Implementing Progressive Inner Closure Pattern in C#. 2. The closure


Before jumping to furious-coding-mode, we need to think about the problem in hand:
we have a bunch of methods that will allow us to write strings separated by some sort of token (being urls the subject being processed, the forward-slash “/” got the job). Those strings need to be non-empty and order matters.
This simple analysis tells us that we need to have some sort of context passed to each one of the implementations, and that context allows appending non-empty strings to a collection. When the user is done adding fragments to the url, that collection needs to be processes in order to be transformed into the string representing the url.

The Context

The first piece of the puzzle is a collection that allows appending non-empty members, entering the NonEmptySegmentCollection:

Very simple class, but allows having the logic to discard empty strings right where it belongs, in the container collection itself, and that is always a good place.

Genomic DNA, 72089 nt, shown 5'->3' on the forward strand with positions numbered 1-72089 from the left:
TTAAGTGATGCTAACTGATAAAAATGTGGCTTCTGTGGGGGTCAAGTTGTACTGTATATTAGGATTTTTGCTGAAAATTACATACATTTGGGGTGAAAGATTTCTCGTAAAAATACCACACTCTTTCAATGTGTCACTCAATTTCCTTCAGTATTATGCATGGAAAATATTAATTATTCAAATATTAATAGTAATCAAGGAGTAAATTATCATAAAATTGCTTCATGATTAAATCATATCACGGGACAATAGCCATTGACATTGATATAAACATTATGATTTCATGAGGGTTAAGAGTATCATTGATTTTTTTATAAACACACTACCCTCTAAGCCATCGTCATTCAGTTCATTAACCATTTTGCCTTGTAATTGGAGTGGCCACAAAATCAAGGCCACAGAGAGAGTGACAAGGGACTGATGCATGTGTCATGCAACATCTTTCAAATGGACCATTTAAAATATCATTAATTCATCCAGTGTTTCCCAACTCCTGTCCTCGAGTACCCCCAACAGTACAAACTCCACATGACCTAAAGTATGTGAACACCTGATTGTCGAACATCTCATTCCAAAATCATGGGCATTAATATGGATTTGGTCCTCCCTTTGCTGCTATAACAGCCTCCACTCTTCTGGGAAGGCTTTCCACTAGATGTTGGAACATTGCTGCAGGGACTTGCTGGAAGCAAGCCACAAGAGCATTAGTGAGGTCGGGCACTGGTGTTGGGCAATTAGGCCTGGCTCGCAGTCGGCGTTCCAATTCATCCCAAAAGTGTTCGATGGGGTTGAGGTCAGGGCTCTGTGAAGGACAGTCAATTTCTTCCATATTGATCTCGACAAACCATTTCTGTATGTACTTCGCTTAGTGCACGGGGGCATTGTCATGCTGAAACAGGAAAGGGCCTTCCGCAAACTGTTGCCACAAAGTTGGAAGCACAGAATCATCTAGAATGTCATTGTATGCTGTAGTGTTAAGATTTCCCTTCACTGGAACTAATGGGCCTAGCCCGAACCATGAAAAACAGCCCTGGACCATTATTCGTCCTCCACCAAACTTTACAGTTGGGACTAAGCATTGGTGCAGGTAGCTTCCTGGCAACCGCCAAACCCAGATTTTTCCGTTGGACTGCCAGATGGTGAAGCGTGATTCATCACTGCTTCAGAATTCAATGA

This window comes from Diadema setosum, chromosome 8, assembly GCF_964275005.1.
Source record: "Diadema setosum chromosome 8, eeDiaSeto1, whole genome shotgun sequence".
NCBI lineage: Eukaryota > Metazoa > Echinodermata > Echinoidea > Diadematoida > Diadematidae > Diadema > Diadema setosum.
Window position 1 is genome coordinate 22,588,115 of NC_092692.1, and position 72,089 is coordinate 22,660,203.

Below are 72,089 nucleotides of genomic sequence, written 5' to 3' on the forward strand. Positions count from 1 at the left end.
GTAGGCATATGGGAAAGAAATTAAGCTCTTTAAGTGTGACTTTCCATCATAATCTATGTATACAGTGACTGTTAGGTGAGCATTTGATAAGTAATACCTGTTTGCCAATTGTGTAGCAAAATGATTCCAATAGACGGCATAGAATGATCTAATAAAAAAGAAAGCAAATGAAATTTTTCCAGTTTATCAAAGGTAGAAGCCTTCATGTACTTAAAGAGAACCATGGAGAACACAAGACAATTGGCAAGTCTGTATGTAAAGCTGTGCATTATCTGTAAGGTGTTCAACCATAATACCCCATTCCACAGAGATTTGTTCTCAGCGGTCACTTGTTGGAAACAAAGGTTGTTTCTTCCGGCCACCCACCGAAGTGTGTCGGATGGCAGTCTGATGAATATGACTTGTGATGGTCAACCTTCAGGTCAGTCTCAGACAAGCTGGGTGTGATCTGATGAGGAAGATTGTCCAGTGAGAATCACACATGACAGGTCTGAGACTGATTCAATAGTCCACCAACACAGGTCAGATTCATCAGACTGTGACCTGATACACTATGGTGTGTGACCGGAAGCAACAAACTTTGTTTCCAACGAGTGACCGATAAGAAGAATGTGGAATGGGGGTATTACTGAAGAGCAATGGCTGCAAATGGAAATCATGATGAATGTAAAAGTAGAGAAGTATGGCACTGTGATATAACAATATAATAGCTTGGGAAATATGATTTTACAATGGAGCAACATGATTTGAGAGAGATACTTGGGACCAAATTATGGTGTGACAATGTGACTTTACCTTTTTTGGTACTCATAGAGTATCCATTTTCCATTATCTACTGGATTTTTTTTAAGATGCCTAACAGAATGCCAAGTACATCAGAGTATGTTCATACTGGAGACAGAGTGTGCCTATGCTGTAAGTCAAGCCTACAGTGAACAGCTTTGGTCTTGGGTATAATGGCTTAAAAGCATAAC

Inner closure implementation

Let’s start fleshing out the Write() method as it is the heart and soul of the closure ingredient. The idea is create the class that implements the “firestarter” of the api and pass the context. This context will be passed around for each one of the implementation classes, which will add the segments for the url and the context will be retrieved from the end implementation.

And the IEnd interface has to make available that context, so that it will be changed to:

The Areas

Thinking a bit ahead, all the areas will be inheriting from a base class, making complying to the restriction to pass the context around easier and providing a shortcut to add segments to this context:

Foundations in place, the implementation of the different areas is a matter of pushing the right segments into the context and create the implementation of the interface:

And so on and so forth for the rest of the classes.


Well, almost… How do we know we have the same functionality as before?
Writing unit tests that exhibit the same behavior as the non-fluent counterpart is the answer:


We have included lots of code in this post, lots of code in the rest of the series. All of which can be accessed through Google Code.

Summing Up

We have proved that having APIs with high usability (and looking good to the developer’s eye) is not only feasible, but relatively easy with a bit of thinking.
Of course, they take effort to build instead of simpler APIs but the benefits are only harvested with the use, meaning: avoid implementing in areas of the code with low usage as costs will outrun benefits easily.

I hope you gained some knowledge with this series and had at least half of fun I had writing it.